I’m not too sure what to say about Bury 2 Buried 1 that hasn’t been said already. No doubt there’s been plenty of gnashing of teeth, a lot of naughty language expressed, and that feeling we had up until late October again.
Not that any of it wouldn’t be justified.
Seriously, this stunk of shit. I don’t know whether it was a botched squad rotation, or having to go up North twice in about four days, or the cold weather being too much for our collective hairsprays.
Whatever it was, it was wrong from the off. A bad attitude, a complacent one at that. Especially against the side down the bottom who we should beat, with all due respect.
Your editor has been lucky, insofar as I haven’t seen the worst “performances” this campaign, but this was reminiscent of Fleetwood and Oxford. True, we stopped the haemorrhaging for a little while, after discovering how to attack.
This was a step backwards, at a time when we need to be moving forward even more than ever.
I suppose the thought in my mind right now is “timid”. Bury had a go at us, and we didn’t know what to do. Hell, we even had to rely on them scoring our goal…
Which might have been the thing that pissed me off most of all. When you’ve played poorly, but you’ve pulled it back to 1-1, that’s a lifeline you should take with both hands. Instead we did, well, not a lot.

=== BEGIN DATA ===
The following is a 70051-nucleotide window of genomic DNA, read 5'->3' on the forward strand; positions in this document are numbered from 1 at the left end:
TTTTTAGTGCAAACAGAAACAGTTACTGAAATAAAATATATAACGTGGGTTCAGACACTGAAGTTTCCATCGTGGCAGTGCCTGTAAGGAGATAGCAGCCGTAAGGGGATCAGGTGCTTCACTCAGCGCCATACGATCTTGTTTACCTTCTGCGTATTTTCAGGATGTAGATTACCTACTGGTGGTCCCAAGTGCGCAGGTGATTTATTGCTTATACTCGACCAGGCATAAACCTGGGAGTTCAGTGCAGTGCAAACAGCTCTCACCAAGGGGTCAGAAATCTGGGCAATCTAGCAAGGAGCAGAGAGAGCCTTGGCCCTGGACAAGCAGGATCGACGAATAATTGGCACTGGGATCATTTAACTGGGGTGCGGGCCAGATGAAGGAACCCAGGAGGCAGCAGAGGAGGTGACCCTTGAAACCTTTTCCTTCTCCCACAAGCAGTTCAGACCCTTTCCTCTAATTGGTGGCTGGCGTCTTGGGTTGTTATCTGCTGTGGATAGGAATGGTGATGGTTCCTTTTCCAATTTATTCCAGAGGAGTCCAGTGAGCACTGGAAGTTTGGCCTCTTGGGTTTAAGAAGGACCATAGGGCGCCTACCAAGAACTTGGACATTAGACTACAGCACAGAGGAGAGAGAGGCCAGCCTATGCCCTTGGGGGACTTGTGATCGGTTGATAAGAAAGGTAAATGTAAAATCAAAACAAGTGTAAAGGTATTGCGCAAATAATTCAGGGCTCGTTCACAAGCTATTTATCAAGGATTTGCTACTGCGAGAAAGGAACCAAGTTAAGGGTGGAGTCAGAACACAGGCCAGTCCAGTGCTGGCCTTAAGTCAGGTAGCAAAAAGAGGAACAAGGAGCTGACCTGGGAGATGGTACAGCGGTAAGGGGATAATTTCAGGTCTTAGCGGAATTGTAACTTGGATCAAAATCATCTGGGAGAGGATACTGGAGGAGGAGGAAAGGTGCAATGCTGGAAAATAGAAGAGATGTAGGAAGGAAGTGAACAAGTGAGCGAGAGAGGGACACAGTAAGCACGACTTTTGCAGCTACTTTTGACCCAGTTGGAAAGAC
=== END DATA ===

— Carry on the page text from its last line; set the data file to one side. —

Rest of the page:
Only one team looked likely to add more, and it wasn’t us. In fact, if it had finished 3-1 or even 4-1, I wouldn’t have been that surprised.
Still, if nothing else, it highlighted a few things. Paul Robinson sadly proved why he was a good player for us (emphasis on “was”), and if he’s going to make more than an off-the-bench cameo we’ll be in trouble.
It also proves that we simply don’t have enough strength in depth to rotate properly – I don’t blame NA for trying to not run our squad into the ground this month, but he should be prepared for the grief coming his way if he goes negative again.
Putting Taylor on the bench then having to bring him on at half time tells its own story.
Oh, and as for our set pieces….
Seriously, if you’re an opposition manager, you can nullify us by forcing us to deliver corners or free kicks into the box. Needless to say, we barely beat the first man. Occasionally, I’m convinced we didn’t even get that far.
Not just once or twice, this is League One after all, but virtually every time. This was your editor’s first game since Southend on NYD and I was shocked at it, so fuck knows what those who watch us more often think.
I can only assume we do very little set-piece training during the week. It’s so consistently feeble that it’s borderline negligent.
The quip that our manager is likely still the best dead ball specialist at the club would be funny if it didn’t have a grain of truth to it. Why are our strikers taking them? Are we trying to be too clever? Or are they really all we’ve got?
The most important takeaway is that we’re back in it again. We’ve lost two games in quick succession, looked genuinely poor in one of them, and Northampton suddenly becomes a biggie.